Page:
There is an altercation happening on the bus. For two reasons, I’m very excited to have observed this minor phenomenon. Firstly, I find SEPTA squabbles infinitely superior to what I’ve been doing (checking my cell phone every three seconds to see if the Man from Marshalls has called for a second date). Secondly, the fact that I’ve observed the said squabble proves that I’m getting better about noticing things. In fact, if the Man from Marshall’s does call to ask me out on a second date, I might even manage to note the color of his eyes.
The last time an altercation occurred onboard the bus, I was so engrossed in my novel du jour that I missed it (and judging by the shouts that accompanied the disruption, it was a good one. I think a car nearly drove straight into the front of the bus but alas, I will never be sure).
What’s happening is this: there is a woman in a Jazzy, otherwise known as a motorized wheelchair, attempting to disembark. According to the man in the back of the bus, she does this every day and she does it specifically to make him late to work.
“She don’t even need the bus!” he announces as the bus driver pulls the bus up to the curb and lowers the wheelchair ramp. “She’s only going one block!”
In the time that it takes the woman in the Jazzy to roll herself out onto the curb, I learn the following about her:
She only rides the bus for one block.
She only rides the bus for one block every day.
She rides the bus one block every day at the precise time that the man in the back of the bus needs to get to work. Therefore, she is obviously doing it out of spite.
A woman standing in the middle of the bus starts talking very loudly but very calmly about having patience. The man in the back responds, “Patience? You just watch. She’s gonna make us all late.”
The woman just smiles but then proceeds to do that smart-talking thing that social workers and therapists and Quakers do. She acknowledges the man’s needs (to not be late to work) while encouraging him to consider the needs of the woman in the Jazzy (to board another bus that’s just passing on the other side of the street).
I’m impressed—either she’s managed to appeal to the man’s more compassionate side or he’s just grown tired of yelling.
But as the woman in the Jazzy zooms away to catch her next bus I can’t help but feel rather disappointed; did the smart-talking social worker lady have to step in? I was desperately hoping to witness a proper altercation, in which to woman used her motorized wheelchair for something other than transportation… say, as a weapon, perhaps. And a small part of me sided with the man in the back of the bus; I didn’t begrudge her the use of public transport but I do believe that in traffic, the Jazzy could have easily beaten the bus down the sidewalk.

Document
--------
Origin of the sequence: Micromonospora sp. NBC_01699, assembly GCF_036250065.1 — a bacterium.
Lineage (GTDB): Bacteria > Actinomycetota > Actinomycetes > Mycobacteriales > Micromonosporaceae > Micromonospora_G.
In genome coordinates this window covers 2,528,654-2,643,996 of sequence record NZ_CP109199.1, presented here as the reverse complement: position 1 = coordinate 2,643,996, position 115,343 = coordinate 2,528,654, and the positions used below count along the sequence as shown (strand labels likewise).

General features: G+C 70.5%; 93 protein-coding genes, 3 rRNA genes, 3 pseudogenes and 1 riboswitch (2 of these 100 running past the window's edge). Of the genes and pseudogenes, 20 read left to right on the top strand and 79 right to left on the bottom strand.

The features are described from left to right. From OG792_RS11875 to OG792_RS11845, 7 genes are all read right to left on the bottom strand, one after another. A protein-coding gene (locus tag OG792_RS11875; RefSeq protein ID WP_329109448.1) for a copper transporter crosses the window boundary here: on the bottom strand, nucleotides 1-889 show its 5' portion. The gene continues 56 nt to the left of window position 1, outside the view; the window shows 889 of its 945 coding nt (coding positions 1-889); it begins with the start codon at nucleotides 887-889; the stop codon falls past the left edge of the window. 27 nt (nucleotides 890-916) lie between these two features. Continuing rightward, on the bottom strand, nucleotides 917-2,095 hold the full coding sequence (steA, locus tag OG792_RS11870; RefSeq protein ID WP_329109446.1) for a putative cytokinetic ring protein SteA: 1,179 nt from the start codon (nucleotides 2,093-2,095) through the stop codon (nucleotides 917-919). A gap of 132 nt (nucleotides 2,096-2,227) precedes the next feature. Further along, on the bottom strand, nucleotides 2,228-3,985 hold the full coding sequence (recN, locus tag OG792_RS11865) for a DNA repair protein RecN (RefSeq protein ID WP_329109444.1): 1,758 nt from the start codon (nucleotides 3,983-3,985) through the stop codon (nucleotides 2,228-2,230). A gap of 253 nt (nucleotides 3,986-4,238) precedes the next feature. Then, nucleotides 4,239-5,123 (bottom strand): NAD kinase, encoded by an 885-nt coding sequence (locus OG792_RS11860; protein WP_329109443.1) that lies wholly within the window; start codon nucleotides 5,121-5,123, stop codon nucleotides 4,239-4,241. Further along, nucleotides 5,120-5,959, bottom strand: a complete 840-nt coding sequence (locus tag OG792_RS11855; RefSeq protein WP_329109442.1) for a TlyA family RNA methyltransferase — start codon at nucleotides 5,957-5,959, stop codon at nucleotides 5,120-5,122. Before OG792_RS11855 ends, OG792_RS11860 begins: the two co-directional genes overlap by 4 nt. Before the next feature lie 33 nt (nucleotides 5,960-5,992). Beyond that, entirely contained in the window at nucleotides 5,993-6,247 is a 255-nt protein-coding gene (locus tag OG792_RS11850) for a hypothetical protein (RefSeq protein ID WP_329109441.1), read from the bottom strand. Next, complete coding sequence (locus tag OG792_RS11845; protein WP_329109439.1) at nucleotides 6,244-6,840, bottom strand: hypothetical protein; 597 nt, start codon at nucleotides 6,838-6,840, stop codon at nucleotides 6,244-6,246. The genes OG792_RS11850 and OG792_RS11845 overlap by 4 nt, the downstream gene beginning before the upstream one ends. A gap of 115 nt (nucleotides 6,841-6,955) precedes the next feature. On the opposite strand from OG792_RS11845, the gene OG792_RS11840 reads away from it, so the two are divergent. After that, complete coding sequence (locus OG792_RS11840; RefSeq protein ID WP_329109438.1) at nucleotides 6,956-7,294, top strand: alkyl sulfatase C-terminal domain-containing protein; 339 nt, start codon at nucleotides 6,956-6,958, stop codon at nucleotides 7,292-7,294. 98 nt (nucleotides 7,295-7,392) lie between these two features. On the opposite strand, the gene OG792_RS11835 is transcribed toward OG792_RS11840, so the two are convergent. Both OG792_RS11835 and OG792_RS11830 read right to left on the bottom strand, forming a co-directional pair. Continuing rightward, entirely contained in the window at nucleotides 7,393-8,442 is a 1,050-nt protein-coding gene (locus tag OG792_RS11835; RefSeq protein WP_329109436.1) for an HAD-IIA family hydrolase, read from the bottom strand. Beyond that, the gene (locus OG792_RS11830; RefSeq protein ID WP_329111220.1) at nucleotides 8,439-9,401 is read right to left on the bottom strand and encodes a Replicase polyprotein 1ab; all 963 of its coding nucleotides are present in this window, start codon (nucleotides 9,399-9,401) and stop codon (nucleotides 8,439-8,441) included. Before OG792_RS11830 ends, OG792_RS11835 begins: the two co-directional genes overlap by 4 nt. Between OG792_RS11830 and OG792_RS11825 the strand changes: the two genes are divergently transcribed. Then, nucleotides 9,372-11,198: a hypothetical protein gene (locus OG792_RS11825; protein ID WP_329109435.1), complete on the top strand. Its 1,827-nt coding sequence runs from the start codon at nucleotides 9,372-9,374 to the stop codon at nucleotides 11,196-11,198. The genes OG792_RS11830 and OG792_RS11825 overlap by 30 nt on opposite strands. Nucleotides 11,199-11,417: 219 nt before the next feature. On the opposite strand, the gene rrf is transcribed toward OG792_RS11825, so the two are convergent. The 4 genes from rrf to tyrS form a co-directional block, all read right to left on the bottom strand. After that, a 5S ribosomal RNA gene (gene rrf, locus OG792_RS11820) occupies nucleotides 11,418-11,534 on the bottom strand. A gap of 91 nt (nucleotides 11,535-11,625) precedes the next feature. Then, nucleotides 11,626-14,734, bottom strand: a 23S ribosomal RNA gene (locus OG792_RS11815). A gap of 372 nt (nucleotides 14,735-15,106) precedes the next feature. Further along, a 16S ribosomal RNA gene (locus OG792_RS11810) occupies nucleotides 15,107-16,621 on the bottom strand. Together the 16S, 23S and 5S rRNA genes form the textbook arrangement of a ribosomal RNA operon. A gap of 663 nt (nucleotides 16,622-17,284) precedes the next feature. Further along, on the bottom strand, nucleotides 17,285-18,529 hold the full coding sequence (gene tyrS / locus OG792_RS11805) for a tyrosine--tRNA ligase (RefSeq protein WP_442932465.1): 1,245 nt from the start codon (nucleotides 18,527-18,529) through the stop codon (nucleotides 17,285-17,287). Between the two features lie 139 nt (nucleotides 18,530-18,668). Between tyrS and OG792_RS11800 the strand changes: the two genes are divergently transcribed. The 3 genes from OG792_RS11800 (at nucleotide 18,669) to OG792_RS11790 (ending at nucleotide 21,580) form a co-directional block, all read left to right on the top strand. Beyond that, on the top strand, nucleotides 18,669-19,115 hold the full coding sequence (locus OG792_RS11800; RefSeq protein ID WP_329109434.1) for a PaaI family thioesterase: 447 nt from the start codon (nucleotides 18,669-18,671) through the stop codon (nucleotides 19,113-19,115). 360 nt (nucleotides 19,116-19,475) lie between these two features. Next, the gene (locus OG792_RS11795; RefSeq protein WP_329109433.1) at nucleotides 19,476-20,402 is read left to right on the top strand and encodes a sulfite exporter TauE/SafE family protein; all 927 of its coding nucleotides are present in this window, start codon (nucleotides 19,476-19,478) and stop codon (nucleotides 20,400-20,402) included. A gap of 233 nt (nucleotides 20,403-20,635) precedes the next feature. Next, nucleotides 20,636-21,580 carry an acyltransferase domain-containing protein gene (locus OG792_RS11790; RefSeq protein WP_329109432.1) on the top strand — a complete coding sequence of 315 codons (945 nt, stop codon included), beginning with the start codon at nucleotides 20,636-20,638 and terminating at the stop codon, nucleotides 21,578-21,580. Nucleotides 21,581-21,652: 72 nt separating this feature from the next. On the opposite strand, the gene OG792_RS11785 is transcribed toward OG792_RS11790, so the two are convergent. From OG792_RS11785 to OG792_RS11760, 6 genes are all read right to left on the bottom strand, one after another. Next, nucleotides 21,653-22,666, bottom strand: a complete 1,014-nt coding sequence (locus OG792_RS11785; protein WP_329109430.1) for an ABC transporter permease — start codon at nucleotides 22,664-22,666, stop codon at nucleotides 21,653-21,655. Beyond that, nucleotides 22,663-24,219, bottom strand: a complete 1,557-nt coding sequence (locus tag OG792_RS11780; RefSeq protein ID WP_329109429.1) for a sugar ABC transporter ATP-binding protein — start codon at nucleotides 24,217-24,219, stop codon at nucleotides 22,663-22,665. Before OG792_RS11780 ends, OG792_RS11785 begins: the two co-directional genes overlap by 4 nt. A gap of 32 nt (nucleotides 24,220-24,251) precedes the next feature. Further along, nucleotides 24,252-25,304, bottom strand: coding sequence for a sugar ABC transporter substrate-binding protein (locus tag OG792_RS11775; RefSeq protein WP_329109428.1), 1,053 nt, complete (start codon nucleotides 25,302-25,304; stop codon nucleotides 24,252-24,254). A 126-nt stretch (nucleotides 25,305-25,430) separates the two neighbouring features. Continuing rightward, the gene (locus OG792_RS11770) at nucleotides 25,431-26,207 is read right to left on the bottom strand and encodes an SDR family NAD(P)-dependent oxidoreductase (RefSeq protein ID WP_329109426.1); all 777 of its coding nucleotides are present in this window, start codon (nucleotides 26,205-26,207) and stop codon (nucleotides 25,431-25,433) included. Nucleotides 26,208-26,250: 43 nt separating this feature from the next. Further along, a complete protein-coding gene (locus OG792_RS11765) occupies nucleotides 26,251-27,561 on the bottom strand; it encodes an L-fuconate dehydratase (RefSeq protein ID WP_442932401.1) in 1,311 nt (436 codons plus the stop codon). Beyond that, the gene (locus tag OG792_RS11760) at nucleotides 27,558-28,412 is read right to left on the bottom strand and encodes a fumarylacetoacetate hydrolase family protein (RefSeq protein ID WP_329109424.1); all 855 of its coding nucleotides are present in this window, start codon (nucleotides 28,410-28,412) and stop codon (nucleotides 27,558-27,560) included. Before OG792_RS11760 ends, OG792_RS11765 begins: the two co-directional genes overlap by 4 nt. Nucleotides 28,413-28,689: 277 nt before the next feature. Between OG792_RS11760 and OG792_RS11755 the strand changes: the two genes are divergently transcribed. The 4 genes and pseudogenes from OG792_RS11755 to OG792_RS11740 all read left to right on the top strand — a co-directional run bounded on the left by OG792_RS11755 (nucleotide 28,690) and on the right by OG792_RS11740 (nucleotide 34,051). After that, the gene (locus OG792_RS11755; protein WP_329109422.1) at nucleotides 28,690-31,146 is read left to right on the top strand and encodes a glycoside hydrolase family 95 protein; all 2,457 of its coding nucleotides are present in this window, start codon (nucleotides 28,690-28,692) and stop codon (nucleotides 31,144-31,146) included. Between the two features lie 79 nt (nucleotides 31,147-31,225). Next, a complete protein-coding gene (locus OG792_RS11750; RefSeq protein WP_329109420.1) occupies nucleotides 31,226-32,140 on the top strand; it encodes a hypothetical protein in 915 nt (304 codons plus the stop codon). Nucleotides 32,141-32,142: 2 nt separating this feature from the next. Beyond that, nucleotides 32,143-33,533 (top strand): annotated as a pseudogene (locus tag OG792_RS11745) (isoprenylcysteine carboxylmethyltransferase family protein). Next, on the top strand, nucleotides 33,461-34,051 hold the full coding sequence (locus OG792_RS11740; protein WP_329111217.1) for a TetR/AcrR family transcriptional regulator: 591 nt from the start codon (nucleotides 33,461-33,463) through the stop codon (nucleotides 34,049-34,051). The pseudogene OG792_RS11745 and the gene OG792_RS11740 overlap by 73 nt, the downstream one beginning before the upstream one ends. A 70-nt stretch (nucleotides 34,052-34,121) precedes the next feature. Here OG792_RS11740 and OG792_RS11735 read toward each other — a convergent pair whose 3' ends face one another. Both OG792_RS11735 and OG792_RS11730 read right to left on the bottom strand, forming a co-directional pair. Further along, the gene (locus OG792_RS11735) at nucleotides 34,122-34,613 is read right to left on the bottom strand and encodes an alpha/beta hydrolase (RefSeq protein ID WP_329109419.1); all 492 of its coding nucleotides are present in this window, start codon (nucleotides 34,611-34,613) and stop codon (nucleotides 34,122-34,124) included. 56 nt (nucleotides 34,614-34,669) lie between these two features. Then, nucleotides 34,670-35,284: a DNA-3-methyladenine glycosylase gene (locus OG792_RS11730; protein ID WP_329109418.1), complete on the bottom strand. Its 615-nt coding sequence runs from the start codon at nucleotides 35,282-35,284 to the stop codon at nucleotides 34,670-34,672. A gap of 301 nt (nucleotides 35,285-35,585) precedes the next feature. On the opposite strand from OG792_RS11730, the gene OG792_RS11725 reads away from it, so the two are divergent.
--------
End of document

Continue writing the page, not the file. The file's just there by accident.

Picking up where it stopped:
Of course, the woman on the motorized wheelchair has every right to ride the bus but if I’m ever reduced to riding in a Jazzy, I’m definitely going to drive down the sidewalk whenever possible, unless of course it’s raining. But I will have a proper, well-decorated Jazzy, complete with a convertible top and a sidecar for all of the men I’m going to pick up at the Senior Center (I suspect that I’ll meet Date #672 on my way to the mini-mall when they’re having a sale on Vaseline and if my anti-cellulite regime ever starts to pay off, I’m sure I’ll find myself another willing candidate in the water aerobics class. I could even become a cougar and start flirting with my neighbors’ offspring or maybe start a speed dating club at the activities center). The possibilities are endless but I know one thing for sure: my Jazzy is going to be entirely too fabulous for the likes of SEPTA.
Actually, make that two things I know for sure. As the crowd on the bus quiets down, I realize that my phone is beeping. The phrase “a watched pot never boils” comes to mind when I glance at the screen because there before me is a message from the Man from Marshalls. And its exactly the sort of message I’ve been hoping for.
Moral of the story? If given the choice between observing an altercation on the bus and checking your cell phone every three seconds, go for the altercation. In doing so, you’ll trick the universe into thinking you’re being totally Zen about your latest love interest (indeed, you might even trick yourself) and the universe will reward you for your good behavior with a second date.